Bollocks, Sean. Complete confusion of post hoc & propter hoc. They'd have been beaten up anyhow for being Chinese & hence other; not to mention for being THERE; not because the yobbos happened to know a song called Mr Wu. If they hadn't had this song to fall back on, they'd have found another chant. Or do you think they'd have said, "Oh, I say, chaps; we can't beat this Chin{ese fellow} up because we haven't an appropriate song to do it to, dontchaknow?" I have had Jewish friends beaten up, but their attackers didn't sing Cohen The Crooner as they did it...

It isn't even a stereotype: the humour of the song derives from a man in love being careless, not from his being Chinese.

~M~


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Subject: RE: Do Brits remember George Formby?
From: Will Fly
Date: 31 Oct 11 - 12:17 PM

I once had the interesting experience of singing "Mr. Wu" with a jazz band (me on tenor banjo) - many, many years ago. I couldn't understand why the rest of the band were looking at me and pissing themselves laughing.

When I put my specs on, I saw - to my total embarrassment - half a dozen Chinese people in the front row... To their credit, one of them came up to me afterwards and said how much he and his friends had enjoyed the band.

I still felt like a tit.


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Subject: RE: Do Brits remember George Formby?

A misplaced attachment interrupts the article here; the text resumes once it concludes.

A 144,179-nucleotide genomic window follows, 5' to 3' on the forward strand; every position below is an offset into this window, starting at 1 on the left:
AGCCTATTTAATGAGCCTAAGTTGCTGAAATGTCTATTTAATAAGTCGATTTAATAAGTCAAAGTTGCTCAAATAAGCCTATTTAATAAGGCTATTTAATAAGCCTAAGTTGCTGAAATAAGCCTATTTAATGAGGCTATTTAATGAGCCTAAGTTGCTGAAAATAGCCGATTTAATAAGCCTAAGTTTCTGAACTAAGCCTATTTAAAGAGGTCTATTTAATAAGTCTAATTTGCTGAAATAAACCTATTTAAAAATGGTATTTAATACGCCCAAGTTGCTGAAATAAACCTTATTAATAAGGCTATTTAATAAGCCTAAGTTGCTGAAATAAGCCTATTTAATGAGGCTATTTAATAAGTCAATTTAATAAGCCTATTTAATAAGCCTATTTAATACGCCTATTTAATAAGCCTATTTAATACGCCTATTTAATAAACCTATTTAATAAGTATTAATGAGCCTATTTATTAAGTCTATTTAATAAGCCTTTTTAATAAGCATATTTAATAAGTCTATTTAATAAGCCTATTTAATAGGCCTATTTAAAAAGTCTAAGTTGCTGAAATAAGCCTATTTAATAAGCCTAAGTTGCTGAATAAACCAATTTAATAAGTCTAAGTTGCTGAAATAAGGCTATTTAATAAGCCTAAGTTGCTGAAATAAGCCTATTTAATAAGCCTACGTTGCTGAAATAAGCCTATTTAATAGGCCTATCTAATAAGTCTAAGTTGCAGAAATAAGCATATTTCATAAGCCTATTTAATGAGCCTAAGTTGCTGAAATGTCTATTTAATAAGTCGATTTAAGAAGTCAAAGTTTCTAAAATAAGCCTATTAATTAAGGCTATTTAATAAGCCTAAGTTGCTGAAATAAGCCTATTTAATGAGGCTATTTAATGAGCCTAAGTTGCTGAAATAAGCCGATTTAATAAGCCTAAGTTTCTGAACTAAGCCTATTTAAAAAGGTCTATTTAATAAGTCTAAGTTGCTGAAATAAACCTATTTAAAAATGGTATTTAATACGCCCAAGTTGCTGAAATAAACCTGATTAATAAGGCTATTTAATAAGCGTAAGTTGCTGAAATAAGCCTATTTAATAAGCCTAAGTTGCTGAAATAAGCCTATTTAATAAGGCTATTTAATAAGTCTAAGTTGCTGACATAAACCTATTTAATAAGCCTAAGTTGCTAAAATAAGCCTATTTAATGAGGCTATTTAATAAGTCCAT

From: GUEST,Suibhne Astray
Date: 31 Oct 11 - 12:12 PM

The Formby's behaviour in South Africa is, of course, examplary; doesn't mean Oh Mr Wu isn't racial stereotyping though, or that it has a place in the multi-cultural England I was born into & love very dearly. I also love Dudley D. Watkins but have always found the racial stereotyping we find in Desperate Dan and Lord Snooty beyond the pale too. Harmless fun? Having had Chinese friends beaten up whilst being taunted with chants of Oh Mr Wu then forgive me for taking it a little more seriously. One guy turned up at our old folk club a few year's back and gave us his update: Mr Wu Runs a Gay Bar Now (Oh Mr Wu, ooh, get you!); in the next song he was lamenting how the fish & chip shop of his childhood ho,e is now a Chinese Takeaway. Sad thing was - people loved it. I walked out in disgust. But, hey, I've seen racism and homophobia at the front line - and it really is no laughing matter believe me.